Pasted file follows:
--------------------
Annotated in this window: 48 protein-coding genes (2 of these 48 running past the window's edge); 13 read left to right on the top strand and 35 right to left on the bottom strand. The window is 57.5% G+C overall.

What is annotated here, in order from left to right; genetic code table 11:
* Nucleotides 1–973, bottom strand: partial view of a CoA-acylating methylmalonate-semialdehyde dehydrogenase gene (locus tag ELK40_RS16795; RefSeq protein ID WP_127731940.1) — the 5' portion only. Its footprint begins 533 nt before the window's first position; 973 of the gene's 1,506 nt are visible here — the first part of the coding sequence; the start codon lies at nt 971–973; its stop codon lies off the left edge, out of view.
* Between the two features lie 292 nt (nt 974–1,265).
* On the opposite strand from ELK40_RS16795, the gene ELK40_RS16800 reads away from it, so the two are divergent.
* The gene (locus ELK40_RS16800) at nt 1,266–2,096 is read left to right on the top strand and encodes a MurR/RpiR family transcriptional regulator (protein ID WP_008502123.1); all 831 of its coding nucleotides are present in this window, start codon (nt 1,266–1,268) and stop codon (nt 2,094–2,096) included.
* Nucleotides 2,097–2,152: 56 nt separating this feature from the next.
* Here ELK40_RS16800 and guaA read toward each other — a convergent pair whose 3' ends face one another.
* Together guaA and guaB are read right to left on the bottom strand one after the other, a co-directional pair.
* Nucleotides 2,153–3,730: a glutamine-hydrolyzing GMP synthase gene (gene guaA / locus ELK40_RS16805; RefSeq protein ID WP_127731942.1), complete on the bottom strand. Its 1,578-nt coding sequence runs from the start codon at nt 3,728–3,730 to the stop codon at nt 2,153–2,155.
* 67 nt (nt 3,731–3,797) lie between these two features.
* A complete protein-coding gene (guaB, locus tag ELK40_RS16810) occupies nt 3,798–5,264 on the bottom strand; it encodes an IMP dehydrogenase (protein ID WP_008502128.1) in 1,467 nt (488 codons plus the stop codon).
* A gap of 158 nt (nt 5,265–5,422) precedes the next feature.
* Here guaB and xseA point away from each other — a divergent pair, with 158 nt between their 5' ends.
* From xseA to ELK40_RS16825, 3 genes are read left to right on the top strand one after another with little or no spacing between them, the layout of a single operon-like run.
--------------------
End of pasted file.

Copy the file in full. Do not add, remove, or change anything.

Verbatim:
Annotated in this window: 48 protein-coding genes (2 of these 48 running past the window's edge); 13 read left to right on the top strand and 35 right to left on the bottom strand. The window is 57.5% G+C overall.

What is annotated here, in order from left to right; genetic code table 11:
* Nucleotides 1–973, bottom strand: partial view of a CoA-acylating methylmalonate-semialdehyde dehydrogenase gene (locus tag ELK40_RS16795; RefSeq protein ID WP_127731940.1) — the 5' portion only. Its footprint begins 533 nt before the window's first position; 973 of the gene's 1,506 nt are visible here — the first part of the coding sequence; the start codon lies at nt 971–973; its stop codon lies off the left edge, out of view.
* Between the two features lie 292 nt (nt 974–1,265).
* On the opposite strand from ELK40_RS16795, the gene ELK40_RS16800 reads away from it, so the two are divergent.
* The gene (locus ELK40_RS16800) at nt 1,266–2,096 is read left to right on the top strand and encodes a MurR/RpiR family transcriptional regulator (protein ID WP_008502123.1); all 831 of its coding nucleotides are present in this window, start codon (nt 1,266–1,268) and stop codon (nt 2,094–2,096) included.
* Nucleotides 2,097–2,152: 56 nt separating this feature from the next.
* Here ELK40_RS16800 and guaA read toward each other — a convergent pair whose 3' ends face one another.
* Together guaA and guaB are read right to left on the bottom strand one after the other, a co-directional pair.
* Nucleotides 2,153–3,730: a glutamine-hydrolyzing GMP synthase gene (gene guaA / locus ELK40_RS16805; RefSeq protein ID WP_127731942.1), complete on the bottom strand. Its 1,578-nt coding sequence runs from the start codon at nt 3,728–3,730 to the stop codon at nt 2,153–2,155.
* 67 nt (nt 3,731–3,797) lie between these two features.
* A complete protein-coding gene (guaB, locus tag ELK40_RS16810) occupies nt 3,798–5,264 on the bottom strand; it encodes an IMP dehydrogenase (protein ID WP_008502128.1) in 1,467 nt (488 codons plus the stop codon).
* A gap of 158 nt (nt 5,265–5,422) precedes the next feature.
* Here guaB and xseA point away from each other — a divergent pair, with 158 nt between their 5' ends.
* From xseA to ELK40_RS16825, 3 genes are read left to right on the top strand one after another with little or no spacing between them, the layout of a single operon-like run.